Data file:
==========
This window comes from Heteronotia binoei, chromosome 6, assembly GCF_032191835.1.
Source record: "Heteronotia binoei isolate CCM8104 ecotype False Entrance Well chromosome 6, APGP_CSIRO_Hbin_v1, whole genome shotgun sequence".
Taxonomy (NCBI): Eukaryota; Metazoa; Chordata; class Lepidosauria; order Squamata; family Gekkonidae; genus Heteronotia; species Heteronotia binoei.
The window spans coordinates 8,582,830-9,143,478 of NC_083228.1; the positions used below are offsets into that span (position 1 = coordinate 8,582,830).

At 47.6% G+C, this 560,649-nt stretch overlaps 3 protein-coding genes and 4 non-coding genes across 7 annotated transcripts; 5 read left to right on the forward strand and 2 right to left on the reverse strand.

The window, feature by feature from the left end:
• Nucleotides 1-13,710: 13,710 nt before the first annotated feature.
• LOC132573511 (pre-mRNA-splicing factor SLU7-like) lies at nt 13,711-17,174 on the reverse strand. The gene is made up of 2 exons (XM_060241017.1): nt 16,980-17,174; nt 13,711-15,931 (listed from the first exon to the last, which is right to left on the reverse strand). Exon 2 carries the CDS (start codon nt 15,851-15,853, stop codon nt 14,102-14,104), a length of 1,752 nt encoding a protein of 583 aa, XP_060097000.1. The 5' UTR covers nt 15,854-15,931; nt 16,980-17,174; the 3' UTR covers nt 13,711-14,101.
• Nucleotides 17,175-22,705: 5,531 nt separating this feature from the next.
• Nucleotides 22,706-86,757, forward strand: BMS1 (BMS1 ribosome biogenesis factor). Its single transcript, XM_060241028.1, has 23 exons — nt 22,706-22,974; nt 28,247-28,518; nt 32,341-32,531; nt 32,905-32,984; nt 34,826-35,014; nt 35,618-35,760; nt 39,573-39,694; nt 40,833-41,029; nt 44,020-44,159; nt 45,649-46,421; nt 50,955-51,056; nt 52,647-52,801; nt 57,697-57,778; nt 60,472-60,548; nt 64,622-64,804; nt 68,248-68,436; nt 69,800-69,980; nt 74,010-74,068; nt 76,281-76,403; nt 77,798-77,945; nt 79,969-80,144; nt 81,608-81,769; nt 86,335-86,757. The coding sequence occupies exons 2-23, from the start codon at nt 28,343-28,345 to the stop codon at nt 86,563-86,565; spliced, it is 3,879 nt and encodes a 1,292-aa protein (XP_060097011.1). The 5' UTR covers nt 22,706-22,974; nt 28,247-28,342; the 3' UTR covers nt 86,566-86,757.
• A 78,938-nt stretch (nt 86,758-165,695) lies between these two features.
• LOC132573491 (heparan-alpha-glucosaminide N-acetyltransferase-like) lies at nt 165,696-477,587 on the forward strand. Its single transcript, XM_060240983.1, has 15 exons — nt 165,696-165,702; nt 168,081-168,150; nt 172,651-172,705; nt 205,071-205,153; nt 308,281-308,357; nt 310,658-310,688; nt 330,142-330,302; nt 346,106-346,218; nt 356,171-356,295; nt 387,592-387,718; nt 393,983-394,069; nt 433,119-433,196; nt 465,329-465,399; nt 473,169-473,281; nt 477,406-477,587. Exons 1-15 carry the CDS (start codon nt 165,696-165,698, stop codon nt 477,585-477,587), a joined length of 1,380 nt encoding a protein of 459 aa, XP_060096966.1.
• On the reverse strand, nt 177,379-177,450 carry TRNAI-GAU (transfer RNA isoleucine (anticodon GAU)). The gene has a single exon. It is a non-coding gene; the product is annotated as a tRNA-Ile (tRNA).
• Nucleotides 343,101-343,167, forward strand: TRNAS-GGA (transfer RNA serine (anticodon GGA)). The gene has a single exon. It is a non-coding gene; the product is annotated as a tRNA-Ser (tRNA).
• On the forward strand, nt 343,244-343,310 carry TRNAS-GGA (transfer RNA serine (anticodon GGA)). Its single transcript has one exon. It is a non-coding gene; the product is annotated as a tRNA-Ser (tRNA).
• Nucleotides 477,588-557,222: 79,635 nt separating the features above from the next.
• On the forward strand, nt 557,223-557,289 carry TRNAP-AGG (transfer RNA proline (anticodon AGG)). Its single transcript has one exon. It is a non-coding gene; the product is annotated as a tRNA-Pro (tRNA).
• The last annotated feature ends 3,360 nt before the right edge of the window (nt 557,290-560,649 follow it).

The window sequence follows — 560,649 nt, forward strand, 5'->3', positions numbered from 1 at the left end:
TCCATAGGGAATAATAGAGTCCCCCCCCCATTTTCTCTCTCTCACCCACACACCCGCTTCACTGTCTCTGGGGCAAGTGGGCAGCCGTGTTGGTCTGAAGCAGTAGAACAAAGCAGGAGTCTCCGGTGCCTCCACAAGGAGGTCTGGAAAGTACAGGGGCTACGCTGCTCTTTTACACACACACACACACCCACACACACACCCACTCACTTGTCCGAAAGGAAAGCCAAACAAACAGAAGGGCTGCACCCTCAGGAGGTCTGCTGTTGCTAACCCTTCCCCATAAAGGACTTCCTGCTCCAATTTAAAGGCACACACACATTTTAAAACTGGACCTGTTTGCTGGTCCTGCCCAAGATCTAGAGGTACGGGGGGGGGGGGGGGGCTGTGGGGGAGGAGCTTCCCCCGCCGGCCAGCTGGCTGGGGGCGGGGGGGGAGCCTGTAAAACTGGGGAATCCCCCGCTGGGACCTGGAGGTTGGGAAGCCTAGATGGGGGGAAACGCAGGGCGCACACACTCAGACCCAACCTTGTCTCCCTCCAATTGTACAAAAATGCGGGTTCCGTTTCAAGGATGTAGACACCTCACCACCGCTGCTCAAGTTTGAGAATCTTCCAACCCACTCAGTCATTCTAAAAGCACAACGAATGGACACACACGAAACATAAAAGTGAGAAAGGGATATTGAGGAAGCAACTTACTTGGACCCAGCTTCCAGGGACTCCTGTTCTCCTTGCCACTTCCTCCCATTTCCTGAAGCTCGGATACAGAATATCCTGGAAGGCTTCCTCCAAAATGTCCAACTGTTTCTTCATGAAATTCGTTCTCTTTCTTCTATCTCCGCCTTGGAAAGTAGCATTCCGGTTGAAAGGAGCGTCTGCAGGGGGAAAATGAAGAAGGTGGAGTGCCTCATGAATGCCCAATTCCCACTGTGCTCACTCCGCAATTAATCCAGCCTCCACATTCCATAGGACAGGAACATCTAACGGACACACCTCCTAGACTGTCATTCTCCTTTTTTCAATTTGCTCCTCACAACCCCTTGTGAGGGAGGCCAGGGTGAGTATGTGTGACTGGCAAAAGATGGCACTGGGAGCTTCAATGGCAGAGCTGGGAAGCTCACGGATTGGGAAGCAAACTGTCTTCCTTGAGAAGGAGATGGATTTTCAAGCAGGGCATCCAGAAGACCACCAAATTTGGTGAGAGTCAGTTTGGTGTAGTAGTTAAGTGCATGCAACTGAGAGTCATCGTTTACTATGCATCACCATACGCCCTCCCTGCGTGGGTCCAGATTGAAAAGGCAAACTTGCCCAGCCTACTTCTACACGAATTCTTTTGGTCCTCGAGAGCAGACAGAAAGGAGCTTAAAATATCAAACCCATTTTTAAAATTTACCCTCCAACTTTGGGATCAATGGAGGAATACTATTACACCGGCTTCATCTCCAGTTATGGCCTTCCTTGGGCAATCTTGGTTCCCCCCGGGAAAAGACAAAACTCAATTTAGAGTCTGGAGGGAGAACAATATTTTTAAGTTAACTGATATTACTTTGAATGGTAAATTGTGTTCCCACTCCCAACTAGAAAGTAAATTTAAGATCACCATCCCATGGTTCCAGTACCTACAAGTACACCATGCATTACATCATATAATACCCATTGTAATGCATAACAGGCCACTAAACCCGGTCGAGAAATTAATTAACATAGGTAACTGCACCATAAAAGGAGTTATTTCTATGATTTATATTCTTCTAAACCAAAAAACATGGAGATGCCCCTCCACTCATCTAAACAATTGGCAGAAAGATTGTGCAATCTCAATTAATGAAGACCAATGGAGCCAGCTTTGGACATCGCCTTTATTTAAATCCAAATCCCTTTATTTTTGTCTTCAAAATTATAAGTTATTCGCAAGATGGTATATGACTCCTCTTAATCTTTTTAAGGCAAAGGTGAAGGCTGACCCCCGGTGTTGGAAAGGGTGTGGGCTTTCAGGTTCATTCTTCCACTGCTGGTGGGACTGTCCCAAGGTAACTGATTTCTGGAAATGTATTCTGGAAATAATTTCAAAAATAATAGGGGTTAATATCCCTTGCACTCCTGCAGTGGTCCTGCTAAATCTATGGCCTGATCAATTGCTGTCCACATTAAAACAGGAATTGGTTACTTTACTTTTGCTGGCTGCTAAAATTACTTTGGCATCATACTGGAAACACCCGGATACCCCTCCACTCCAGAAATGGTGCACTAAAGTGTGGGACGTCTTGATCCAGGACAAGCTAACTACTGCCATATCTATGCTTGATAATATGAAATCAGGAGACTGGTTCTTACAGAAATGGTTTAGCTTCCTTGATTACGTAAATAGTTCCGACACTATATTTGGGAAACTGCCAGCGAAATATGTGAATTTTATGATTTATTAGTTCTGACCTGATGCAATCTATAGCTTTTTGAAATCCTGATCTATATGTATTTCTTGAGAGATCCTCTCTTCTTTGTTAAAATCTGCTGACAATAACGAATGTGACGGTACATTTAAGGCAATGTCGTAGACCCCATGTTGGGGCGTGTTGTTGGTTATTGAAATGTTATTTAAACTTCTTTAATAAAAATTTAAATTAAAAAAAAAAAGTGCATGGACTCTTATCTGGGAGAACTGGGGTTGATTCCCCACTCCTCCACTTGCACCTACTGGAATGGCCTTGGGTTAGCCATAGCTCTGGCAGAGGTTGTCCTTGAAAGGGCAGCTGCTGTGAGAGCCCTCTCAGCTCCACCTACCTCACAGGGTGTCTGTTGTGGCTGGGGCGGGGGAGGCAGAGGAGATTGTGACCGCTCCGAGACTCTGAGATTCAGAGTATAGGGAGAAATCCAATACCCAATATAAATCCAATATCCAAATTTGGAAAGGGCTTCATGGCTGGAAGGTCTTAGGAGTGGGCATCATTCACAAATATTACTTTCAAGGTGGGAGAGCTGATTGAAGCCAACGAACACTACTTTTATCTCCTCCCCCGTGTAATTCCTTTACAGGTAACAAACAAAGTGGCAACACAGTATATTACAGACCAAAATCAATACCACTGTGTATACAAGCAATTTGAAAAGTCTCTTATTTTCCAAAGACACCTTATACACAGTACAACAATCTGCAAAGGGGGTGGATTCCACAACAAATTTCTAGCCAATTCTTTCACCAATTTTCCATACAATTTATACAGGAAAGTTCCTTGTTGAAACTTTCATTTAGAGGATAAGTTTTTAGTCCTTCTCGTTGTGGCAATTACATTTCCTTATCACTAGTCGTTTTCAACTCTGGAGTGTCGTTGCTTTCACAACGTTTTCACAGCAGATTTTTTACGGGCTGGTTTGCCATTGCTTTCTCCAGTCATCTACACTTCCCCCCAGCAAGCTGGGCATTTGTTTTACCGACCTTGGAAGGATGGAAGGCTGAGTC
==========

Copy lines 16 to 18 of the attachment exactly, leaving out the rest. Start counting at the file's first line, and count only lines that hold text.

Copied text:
• Nucleotides 477,588-557,222: 79,635 nt separating the features above from the next.
• On the forward strand, nt 557,223-557,289 carry TRNAP-AGG (transfer RNA proline (anticodon AGG)). Its single transcript has one exon. It is a non-coding gene; the product is annotated as a tRNA-Pro (tRNA).
• The last annotated feature ends 3,360 nt before the right edge of the window (nt 557,290-560,649 follow it).